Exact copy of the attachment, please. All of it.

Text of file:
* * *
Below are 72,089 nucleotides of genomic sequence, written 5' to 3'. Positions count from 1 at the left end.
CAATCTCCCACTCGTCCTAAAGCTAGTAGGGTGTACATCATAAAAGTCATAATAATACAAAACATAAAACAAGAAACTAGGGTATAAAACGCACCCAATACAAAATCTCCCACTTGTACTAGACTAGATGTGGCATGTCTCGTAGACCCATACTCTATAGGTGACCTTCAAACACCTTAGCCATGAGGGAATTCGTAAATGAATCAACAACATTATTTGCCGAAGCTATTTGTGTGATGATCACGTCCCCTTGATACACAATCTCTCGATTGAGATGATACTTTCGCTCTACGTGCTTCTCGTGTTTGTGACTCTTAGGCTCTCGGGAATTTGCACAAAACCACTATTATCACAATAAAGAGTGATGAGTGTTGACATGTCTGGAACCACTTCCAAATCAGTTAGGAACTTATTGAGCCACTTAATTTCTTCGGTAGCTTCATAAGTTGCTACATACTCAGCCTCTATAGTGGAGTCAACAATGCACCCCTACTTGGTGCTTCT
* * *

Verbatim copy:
Below are 72,089 nucleotides of genomic sequence, written 5' to 3'. Positions count from 1 at the left end.
CAATCTCCCACTCGTCCTAAAGCTAGTAGGGTGTACATCATAAAAGTCATAATAATACAAAACATAAAACAAGAAACTAGGGTATAAAACGCACCCAATACAAAATCTCCCACTTGTACTAGACTAGATGTGGCATGTCTCGTAGACCCATACTCTATAGGTGACCTTCAAACACCTTAGCCATGAGGGAATTCGTAAATGAATCAACAACATTATTTGCCGAAGCTATTTGTGTGATGATCACGTCCCCTTGATACACAATCTCTCGATTGAGATGATACTTTCGCTCTACGTGCTTCTCGTGTTTGTGACTCTTAGGCTCTCGGGAATTTGCACAAAACCACTATTATCACAATAAAGAGTGATGAGTGTTGACATGTCTGGAACCACTTCCAAATCAGTTAGGAACTTATTGAGCCACTTAATTTCTTCGGTAGCTTCATAAGTTGCTACATACTCAGCCTCTATAGTGGAGTCAACAATGCACCCCTACTTGGTGCTTCT